Category Archives: David Peace

“Dirt under its nails”: Ted Lewis’s Plender

Confession time. I have not been reading a lot of new crime fiction in 2020 and, for reasons that I am sure many of you share, have found it hard to concentrate on reading anything during the Covid-19 lockdown. What I find has been working for me is just picking up something at random from the large number of unread books I have on my shelves and seeing how far I get. Sometimes I don’t get more than 20 pages before turning my attention to something else. Other titles I can’t put down.

Ted Lewis’s 1971 book, Plender, was definitely in the latter category.

I didn’t come to Plender completely cold. As regular readers of this site will know, I am a major Lewis fan. I have written at length about Lewis’s 1970 novel, Jack’s Return Home a.k.a Get Carter, and I reviewed Nick Triplow’s biography of Lewis by Nick Triplow, Getting Carter: Ted Lewis and the Birth of Brit Noir on this site here. Triplow had also recommended Plender at some point in our online correspondence, saying, “It’s got dirt under its nails”. I duly ordered a copy and left it on my shelf where it sat for several years.

Plender was Lewis’s follow up novel to Jack’s Return Home.… Read more

The Red Riding trilogy: David Peace’s Northern England nightmare

Seldom does the nuance and grit of hard-boiled and noir crime fiction translate to the screen. A brilliant exception is the movie adaptations of English writer David Peace’s Red Riding Quartet of books.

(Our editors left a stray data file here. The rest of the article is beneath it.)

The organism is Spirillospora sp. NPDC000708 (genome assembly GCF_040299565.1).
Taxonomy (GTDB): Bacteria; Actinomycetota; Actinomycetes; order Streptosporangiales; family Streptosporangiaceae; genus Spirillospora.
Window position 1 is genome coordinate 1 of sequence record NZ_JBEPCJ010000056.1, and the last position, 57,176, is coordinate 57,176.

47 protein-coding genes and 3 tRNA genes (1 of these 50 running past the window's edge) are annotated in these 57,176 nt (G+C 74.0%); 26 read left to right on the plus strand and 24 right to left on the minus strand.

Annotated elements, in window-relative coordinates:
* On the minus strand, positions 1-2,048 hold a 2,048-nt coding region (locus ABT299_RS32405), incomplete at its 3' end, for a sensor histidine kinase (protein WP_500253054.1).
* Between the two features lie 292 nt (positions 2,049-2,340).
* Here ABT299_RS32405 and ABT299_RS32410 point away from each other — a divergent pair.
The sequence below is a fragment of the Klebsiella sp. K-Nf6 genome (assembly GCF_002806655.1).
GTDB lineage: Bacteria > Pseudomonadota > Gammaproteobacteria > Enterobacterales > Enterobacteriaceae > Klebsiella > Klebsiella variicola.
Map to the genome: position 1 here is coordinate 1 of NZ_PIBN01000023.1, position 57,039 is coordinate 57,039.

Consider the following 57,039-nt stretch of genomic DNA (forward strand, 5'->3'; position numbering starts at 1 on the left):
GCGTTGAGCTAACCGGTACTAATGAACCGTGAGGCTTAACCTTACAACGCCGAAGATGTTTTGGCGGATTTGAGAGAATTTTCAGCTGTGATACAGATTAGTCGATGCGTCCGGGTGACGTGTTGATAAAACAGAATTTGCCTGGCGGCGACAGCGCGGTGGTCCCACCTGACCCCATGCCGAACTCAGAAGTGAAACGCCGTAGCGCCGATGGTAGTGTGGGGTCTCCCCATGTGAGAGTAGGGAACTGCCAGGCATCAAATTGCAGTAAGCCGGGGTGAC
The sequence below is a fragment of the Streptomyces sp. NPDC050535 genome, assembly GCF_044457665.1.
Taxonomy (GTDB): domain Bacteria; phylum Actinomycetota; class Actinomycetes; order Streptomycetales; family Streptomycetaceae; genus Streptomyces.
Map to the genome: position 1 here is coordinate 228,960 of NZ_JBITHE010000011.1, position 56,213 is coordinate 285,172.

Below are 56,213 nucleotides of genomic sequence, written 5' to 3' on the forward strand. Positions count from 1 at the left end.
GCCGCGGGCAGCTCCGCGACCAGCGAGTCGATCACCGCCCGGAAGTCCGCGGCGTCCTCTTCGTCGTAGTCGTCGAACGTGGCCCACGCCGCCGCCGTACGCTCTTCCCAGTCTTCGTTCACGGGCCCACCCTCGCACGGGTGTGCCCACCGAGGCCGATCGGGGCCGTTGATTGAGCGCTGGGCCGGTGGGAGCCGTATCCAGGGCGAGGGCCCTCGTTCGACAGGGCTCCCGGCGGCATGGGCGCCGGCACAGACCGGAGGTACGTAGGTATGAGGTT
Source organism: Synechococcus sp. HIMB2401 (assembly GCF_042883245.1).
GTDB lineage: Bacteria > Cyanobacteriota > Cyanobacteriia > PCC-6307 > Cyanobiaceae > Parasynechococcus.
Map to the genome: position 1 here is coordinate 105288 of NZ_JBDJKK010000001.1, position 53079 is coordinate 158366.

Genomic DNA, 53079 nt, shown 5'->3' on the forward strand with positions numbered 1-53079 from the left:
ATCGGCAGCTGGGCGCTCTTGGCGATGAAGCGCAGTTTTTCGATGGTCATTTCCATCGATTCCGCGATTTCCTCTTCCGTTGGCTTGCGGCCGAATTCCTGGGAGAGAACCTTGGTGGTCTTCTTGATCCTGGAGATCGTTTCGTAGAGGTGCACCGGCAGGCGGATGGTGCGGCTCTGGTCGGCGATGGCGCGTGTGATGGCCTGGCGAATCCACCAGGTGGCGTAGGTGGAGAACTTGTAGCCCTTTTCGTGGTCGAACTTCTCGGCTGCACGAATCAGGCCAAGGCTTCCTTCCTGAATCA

Tony Crisoni – who has very few credits of note under his belt with the exception of the screenplay for the 1998 version of Fear and Loathing in Las Vegas – has taken Peace’s dense, multi-layered alternative history of murder and police corruption in northern England in the seventies and early eighties, and delivered three disturbing and gripping movies. A feat that is all the more amazing given they were made for TV in the UK.

The first film, 1974, follows cocky young reporter Eddie Dunford as he attempts to prize open the mystery surrounding the unsolved murders of a number of young girls, the latest of whom has just been found sexually abused and with swan’s wings stitched to her back.

In the course of his investigation he comes into contact with John Dawson, a local businessman embroiled in a corrupt relationship with the police, and BJ, an elusive male prostitute. He also becomes sexually involved with the despondent mother of one of the missing girls. In the face of escalating threats, Dunford continues his efforts to find the truth with horrendous consequences.… Read more